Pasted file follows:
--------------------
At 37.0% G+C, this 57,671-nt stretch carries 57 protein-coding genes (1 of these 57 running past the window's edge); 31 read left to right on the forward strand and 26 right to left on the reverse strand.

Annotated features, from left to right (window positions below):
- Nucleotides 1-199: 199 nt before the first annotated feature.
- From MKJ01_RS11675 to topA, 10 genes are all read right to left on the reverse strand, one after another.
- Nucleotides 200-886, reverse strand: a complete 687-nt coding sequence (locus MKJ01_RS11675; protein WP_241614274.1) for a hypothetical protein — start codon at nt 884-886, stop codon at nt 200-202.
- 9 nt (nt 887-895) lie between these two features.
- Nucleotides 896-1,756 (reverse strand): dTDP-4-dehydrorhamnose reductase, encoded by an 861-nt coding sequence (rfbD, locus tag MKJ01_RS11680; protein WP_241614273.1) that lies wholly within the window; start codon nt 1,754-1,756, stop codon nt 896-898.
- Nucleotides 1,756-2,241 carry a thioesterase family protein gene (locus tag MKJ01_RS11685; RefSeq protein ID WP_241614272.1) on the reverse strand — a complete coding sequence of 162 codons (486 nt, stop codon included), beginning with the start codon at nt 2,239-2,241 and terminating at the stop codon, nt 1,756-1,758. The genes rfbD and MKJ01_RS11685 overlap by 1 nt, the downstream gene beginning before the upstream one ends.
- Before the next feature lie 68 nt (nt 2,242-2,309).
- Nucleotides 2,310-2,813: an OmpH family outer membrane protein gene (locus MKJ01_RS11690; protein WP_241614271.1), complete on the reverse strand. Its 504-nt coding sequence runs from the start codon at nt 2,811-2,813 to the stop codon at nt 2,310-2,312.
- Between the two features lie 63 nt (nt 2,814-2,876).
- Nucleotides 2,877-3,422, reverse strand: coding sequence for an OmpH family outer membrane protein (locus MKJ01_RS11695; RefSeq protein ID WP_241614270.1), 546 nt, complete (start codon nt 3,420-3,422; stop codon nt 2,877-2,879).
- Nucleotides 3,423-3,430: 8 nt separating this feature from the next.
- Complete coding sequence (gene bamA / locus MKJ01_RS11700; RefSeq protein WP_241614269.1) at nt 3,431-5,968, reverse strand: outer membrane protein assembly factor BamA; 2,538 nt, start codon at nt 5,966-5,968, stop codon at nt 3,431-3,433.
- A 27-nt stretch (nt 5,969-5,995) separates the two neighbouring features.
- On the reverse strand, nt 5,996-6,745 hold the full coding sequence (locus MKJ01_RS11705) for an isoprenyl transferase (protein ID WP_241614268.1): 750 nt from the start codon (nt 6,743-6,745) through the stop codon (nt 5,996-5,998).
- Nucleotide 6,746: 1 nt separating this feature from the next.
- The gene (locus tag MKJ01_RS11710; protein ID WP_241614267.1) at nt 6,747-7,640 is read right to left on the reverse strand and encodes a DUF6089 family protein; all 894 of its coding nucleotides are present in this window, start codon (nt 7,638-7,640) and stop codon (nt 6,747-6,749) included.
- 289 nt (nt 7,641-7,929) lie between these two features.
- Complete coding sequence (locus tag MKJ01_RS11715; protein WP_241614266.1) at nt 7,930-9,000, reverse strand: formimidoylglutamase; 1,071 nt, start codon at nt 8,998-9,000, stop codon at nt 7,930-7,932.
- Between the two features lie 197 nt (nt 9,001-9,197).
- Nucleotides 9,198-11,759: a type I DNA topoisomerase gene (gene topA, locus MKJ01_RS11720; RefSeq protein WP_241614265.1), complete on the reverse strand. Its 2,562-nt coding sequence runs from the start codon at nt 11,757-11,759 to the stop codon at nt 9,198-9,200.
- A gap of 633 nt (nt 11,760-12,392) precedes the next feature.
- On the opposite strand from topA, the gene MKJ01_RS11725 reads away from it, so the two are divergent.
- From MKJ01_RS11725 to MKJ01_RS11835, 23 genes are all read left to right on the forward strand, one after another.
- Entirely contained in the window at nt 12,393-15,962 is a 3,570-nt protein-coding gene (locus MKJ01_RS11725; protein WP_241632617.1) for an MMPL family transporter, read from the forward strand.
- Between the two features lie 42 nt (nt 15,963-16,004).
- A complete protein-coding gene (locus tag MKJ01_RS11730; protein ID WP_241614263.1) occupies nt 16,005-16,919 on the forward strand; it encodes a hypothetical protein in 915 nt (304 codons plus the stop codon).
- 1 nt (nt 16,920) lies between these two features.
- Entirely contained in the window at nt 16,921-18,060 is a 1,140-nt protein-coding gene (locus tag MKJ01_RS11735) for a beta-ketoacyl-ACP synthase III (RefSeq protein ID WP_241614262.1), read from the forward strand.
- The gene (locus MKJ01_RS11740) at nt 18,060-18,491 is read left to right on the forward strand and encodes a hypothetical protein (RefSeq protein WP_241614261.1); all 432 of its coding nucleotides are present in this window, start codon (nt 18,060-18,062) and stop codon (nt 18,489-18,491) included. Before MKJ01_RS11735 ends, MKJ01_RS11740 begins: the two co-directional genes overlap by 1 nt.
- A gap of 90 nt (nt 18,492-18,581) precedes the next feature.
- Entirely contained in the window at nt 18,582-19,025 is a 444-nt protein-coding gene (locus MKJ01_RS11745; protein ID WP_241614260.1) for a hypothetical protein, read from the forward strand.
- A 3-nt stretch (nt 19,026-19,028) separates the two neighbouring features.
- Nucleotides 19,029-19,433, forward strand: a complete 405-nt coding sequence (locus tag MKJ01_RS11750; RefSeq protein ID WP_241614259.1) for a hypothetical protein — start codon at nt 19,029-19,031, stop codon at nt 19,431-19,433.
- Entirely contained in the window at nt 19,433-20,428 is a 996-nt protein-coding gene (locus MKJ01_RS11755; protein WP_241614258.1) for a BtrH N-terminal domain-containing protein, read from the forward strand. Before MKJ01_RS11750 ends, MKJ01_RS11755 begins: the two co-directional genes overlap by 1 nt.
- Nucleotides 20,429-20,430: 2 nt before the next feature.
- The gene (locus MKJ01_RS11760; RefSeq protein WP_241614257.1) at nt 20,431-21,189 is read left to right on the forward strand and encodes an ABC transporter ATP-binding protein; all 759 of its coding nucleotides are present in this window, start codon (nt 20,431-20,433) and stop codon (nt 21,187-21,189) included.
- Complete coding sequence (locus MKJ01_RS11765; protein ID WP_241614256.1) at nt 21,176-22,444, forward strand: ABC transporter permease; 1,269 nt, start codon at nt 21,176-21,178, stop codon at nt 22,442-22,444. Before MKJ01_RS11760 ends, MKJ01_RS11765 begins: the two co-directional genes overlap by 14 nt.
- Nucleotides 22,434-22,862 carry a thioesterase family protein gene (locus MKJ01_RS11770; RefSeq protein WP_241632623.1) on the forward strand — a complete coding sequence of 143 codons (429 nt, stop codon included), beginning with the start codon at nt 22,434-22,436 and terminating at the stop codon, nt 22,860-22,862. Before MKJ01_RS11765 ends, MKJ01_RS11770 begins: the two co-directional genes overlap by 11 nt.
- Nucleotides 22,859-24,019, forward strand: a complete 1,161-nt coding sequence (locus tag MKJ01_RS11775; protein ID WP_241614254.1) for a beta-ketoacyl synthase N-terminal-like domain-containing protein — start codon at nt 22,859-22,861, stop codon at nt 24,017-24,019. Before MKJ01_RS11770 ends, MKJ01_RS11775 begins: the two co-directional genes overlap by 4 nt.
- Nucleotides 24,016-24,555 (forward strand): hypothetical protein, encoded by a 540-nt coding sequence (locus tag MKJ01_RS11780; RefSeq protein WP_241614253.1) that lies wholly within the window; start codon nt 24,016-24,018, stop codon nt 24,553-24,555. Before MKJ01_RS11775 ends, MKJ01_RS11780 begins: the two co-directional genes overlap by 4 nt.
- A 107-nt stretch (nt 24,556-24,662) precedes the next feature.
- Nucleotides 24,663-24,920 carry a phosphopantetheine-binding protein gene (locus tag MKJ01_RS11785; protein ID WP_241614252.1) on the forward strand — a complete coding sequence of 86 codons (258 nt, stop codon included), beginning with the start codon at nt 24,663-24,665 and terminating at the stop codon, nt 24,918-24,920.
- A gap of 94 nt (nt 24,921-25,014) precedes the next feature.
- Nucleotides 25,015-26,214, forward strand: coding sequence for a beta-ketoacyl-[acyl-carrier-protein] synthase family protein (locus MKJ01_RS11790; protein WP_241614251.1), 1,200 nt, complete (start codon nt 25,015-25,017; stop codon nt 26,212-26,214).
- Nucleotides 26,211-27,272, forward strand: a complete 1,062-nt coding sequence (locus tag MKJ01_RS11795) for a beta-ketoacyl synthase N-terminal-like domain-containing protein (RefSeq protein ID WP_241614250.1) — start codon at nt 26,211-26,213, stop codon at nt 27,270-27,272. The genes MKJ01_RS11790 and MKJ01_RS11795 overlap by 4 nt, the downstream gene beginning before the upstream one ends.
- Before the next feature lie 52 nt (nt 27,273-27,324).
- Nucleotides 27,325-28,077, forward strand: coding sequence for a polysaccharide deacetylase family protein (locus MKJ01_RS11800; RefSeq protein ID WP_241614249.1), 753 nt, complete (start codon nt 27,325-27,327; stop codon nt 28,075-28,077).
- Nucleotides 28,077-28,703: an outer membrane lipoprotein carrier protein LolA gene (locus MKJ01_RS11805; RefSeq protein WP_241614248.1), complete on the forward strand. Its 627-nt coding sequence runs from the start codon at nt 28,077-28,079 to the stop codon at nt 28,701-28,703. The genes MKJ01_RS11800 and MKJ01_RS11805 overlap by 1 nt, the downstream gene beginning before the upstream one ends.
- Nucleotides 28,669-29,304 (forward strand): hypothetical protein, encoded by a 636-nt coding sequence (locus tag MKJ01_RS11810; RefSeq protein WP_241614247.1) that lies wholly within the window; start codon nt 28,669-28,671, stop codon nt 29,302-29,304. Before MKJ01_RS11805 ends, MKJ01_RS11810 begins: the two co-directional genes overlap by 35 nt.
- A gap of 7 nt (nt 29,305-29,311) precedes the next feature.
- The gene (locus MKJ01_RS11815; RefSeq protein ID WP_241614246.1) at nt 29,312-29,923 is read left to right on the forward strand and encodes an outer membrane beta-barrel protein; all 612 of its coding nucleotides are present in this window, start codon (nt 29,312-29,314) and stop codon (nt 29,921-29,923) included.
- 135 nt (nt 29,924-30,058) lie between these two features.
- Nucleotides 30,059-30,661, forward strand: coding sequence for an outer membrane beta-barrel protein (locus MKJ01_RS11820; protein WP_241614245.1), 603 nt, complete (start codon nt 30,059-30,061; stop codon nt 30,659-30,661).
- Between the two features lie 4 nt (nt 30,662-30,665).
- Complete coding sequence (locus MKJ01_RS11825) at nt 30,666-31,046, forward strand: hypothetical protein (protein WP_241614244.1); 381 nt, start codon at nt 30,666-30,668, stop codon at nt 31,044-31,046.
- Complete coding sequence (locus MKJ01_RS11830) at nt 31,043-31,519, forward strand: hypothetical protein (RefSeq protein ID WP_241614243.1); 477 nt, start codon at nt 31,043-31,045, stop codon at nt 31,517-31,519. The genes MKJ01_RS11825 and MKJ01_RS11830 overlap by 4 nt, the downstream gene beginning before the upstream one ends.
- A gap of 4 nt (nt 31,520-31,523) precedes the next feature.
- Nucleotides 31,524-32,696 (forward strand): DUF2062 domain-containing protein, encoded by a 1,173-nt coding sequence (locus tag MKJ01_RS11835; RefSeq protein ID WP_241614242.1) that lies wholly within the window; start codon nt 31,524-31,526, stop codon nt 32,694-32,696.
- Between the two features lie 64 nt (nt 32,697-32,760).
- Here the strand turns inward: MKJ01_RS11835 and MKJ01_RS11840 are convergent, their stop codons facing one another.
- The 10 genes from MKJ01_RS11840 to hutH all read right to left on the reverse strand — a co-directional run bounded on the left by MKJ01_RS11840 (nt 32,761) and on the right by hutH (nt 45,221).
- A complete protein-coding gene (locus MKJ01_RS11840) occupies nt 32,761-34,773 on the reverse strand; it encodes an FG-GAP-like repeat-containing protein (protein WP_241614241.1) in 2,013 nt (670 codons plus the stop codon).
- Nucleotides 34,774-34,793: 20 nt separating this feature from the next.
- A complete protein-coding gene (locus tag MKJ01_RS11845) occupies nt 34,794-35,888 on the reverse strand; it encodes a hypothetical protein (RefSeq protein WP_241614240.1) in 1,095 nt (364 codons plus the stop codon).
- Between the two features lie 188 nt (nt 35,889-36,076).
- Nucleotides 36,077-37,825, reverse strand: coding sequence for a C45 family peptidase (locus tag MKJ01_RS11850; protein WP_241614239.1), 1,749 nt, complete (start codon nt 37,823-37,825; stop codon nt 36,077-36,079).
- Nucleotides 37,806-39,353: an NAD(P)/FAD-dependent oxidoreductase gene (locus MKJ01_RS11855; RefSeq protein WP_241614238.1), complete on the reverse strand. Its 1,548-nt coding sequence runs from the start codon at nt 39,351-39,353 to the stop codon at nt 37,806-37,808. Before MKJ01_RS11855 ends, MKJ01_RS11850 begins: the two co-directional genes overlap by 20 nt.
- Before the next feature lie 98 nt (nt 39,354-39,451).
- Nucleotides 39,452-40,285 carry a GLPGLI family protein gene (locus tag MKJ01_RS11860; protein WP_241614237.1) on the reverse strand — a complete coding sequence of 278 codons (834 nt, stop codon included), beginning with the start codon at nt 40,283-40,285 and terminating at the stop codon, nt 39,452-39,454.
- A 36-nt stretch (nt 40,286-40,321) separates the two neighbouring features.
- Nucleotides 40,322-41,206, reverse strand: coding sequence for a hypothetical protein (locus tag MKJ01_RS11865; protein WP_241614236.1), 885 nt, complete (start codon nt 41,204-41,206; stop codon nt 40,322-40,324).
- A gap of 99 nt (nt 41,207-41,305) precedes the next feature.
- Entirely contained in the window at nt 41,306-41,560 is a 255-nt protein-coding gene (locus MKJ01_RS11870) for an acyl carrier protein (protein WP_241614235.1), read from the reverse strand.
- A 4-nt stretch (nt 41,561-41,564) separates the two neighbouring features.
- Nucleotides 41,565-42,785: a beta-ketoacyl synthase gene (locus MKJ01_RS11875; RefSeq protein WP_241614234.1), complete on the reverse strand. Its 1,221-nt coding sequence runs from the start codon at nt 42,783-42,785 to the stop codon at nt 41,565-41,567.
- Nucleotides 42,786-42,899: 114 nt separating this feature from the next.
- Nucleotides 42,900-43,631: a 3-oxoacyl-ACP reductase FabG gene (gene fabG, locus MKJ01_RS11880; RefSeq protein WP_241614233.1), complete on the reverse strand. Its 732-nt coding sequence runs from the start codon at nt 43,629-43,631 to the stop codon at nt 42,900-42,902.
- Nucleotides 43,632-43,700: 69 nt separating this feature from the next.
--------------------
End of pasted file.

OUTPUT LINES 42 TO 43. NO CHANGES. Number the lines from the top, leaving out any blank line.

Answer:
- Nucleotides 24,016-24,555 (forward strand): hypothetical protein, encoded by a 540-nt coding sequence (locus tag MKJ01_RS11780; RefSeq protein WP_241614253.1) that lies wholly within the window; start codon nt 24,016-24,018, stop codon nt 24,553-24,555. Before MKJ01_RS11775 ends, MKJ01_RS11780 begins: the two co-directional genes overlap by 4 nt.
- A 107-nt stretch (nt 24,556-24,662) precedes the next feature.